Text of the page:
Friday, January 14, 2011

Oh no, Casteu

Perhaps some stand aghast that I could put out a wrap up for stage 10 without a mention of French rally stalwart, David Casteu. Such are the troubles afflicting Casteu that I felt he needed, no, deserved a place all his own. His desire to persevere can certainly be understood in the context of the Dakar as for most, to finish is to be victorious.

To a rider of Casteu’s caliber, experience, and ability, anything less than a victory must be a failure. The Frenchman’s speed and talent puts him in the same eldritch category occupied by only two other competitors, fellow Francophone, Cyril Despres, and Spanish sensation, Marc Coma. Their otherworldly performances put them on a distinct level, apart from their immensely talented competition. Perhaps the only other contemporary rider approaching that exclusive club is Chaleco Lopez. Where others possess similar speeds, some others the navigational prowess, it is only these four super humans who are able to turn in consistent, quick stage after stage results with precious few mistakes.

After a promising start on the beautiful little 450 Sherco Rally Replica, outright victory or even hopes for a top five finish were dashed on stage 5 with a transmission failure and a 113th place stage finish. Up until that point, Casteu was solidly moving in the right direction up the leader board…Stage 1, 12th, Stage 2, 8th, Stage 3, 8th, Stage 4, 7th. With each stage, David was increasing his chances to equal or better his 2007 finish of 2nd place overall. Casteu had a similar promising start in the 2010 Dakar, but unfortunately, it was the dreaded stage 5, and a viscous crash that ended his hopes. With significant injuries, quite frankly, David was lucky to be able to carry on, get back to health, and take the 450cc class World Championship in the FIM Cross Country series for Sherco and we are all luckier for it as Casteu is a joy to watch.

Perhaps what says more about the man is his determination to complete the Dakar. With the ambiguity of this year’s 3 engine rule, Casteu has been open about taking his 4th and 5th engines and the 40 and 50 minute penalties associated with each. Quite frankly, I’ve lost count and think he may be on his sixth. Casteu is running a new generation transmission this year and unfortunately, his Dakar has become a heartbreaking exercise in research and development as this new transmission has exposed itself as the weak link in the chain. In a rally such as the Dakar, a weak link, any weak link will quickly make itself apparent, usually at the worst of times.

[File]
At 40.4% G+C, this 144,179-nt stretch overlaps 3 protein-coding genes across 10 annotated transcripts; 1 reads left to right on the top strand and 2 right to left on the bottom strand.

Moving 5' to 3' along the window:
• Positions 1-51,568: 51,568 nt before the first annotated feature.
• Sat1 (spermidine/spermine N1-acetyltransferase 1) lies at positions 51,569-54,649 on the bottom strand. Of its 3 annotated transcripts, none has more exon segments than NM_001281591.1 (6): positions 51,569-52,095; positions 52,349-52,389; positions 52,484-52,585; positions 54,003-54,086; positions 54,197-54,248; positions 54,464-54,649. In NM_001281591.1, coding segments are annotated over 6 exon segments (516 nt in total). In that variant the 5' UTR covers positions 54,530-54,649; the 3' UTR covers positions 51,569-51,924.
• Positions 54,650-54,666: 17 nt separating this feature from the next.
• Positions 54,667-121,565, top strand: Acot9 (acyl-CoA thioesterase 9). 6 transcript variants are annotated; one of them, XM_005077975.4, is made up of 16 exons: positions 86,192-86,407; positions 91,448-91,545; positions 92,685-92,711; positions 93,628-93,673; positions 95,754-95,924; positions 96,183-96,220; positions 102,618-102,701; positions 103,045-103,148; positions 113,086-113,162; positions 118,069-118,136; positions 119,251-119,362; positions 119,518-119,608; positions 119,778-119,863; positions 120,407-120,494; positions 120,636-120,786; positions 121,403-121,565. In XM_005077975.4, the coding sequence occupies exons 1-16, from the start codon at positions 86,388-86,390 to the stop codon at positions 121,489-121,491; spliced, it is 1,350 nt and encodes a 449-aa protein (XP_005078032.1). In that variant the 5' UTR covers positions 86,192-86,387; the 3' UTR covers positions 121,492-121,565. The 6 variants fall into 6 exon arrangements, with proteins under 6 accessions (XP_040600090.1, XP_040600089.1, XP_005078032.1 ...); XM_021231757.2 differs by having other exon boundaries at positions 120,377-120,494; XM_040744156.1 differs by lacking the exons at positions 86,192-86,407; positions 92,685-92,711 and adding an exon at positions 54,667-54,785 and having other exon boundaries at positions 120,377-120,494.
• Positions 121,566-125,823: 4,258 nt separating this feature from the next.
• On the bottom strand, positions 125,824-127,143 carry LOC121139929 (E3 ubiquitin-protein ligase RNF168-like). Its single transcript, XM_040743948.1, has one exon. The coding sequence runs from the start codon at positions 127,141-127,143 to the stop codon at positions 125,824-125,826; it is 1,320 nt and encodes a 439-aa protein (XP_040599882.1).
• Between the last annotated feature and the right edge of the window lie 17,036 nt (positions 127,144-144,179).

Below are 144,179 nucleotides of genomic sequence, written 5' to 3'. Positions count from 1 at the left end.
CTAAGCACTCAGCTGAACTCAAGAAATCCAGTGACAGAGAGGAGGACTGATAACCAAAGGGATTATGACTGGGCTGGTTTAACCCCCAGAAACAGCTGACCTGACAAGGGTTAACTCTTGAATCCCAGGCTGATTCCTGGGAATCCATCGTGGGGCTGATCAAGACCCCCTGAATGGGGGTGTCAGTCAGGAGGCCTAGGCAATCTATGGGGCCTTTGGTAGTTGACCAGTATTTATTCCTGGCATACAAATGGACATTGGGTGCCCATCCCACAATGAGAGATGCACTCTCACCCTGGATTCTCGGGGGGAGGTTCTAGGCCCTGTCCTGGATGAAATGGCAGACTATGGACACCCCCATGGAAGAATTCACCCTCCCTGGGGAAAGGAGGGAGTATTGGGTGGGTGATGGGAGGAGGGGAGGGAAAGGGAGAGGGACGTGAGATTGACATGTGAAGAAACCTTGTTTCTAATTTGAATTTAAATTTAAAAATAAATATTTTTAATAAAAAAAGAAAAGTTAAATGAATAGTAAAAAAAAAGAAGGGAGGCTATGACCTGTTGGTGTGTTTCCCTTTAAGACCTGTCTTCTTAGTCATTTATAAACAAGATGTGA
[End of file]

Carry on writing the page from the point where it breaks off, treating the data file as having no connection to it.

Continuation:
Casteu’s team put in a fresh engine on the rest day only to be rewarded with a locked up transmission shortly into the next day’s stage. He stopped, eventually got the bike into fourth gear, and carried on through the rest of the stage in a single gear. Stage 8 and 9 were much, much better for Casteu and perhaps it seemed the team had wrangled hold of their demons, through an outstanding 3rd place finish on stage 9. After reaching the bivouac after the difficult loop around Copiapo, the decision was made to take the fourth engine and incur the 40 minute penalty.

Near the breaking point himself, Casteu once again ground to a halt on the huge liaison from Copiapo to Fiambala on the way to the start of special stage 10. Reports suggest that somehow, Casteu was able to take the stage start and then head back to Fiambala to begin the process of changing to now his 5th engine. At this point, many other top riders may have decided to pack it in. Due to an illness, fellow Sherco rider, Tina Meier did that morning. A few days earlier, Casteu’s team mate Laurent Lazard was shown on the withdrawal list. The only Sherco’s left in the rally are Casteu’s temperamental mount and that of Belgian rider, Simon Tampaxis.

Casteu was hours behind the leaders for stage 10, but he went anyway. After leaving the Copiapo bivouac at his scheduled 4:24am departure time, by the time David completed the stage and reached the bivouac at Chilecito, it was 2:39am the following morning. Yes, that’s right, 22 hours and 15 minutes, most of which was spent in the saddle. Spare a thought for what the timing sheets don’t show.

Sure David Casteu has been let down by numerous mechanical woes, but don’t blame Sherco for this. Instead congratulate them and Casteu for taking the chance on such a huge undertaking for such a small outfit. With Sherco’s 3000 unit yearly output, barely 5% the output of rally leaders KTM, let alone what comes out of the factories of Honda or Yamaha, we say a huge well done to the small company. Let this undertaking inspire all and hopefully let that inspiration translate into sales which will only help further the rally participation that we know and love.

Bravo Sherco for taking on the daunting climes of the Dakar rally. Bravo David Casteu for taking the change and jumping, head first into a promising but unproven project when more known equipment abounds. Last but not least, Bravo to David and his team for displaying what makes the Dakar and indeed the rally world what it is, the heart and soul of racers and teams whose desire is to compete and be there at the end regardless of what the time sheets say.

1 comment:

  1. Great article on one of the most likeable guys on the rally circuit. 2nd in the 2007 Dakar, Winner of the 2008 Central Europe Rally after the Dakar was cancelled and reigning 450 world champion, David had now 3 horrible Dakars in succession. 2009 he was victim of the bad mousse/tire combinations and lost every chance for a top spot in the first 2 stages, then his injury last year and now the gearbox drama. He was one of my top picks for a win this year, let's hope he comes back stronger in 2012!